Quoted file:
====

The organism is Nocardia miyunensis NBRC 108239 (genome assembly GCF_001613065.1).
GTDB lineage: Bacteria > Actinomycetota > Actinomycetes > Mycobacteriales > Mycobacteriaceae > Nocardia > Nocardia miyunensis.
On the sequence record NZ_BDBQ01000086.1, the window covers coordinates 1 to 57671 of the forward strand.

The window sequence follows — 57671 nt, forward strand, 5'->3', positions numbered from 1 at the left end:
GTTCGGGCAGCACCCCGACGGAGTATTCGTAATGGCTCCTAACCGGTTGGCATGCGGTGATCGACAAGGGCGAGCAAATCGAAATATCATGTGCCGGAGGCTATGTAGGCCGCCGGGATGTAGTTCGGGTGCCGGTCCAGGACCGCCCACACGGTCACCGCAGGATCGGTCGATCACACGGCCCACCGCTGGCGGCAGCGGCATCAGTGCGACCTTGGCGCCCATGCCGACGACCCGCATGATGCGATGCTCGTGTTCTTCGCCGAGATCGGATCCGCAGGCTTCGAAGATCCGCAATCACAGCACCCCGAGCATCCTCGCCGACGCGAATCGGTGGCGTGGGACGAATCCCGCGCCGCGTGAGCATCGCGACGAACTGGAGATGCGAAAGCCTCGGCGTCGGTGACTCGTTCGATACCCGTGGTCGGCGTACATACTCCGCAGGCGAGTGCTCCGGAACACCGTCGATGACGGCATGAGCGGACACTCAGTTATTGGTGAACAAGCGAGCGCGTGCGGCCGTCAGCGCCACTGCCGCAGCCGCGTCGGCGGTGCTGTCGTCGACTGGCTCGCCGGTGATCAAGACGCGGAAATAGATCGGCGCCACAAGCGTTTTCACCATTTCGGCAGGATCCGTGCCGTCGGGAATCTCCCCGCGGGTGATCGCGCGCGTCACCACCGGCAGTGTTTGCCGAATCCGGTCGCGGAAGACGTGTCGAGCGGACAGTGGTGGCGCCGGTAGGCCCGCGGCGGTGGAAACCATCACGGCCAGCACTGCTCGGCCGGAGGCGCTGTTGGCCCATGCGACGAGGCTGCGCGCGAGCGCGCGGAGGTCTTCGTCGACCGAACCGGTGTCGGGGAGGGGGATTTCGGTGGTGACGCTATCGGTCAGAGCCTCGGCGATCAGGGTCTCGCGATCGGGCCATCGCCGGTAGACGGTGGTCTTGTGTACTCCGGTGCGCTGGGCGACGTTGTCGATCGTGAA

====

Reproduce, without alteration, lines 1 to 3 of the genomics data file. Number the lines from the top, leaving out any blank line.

The organism is Nocardia miyunensis NBRC 108239 (genome assembly GCF_001613065.1).
GTDB lineage: Bacteria > Actinomycetota > Actinomycetes > Mycobacteriales > Mycobacteriaceae > Nocardia > Nocardia miyunensis.
On the sequence record NZ_BDBQ01000086.1, the window covers coordinates 1 to 57671 of the forward strand.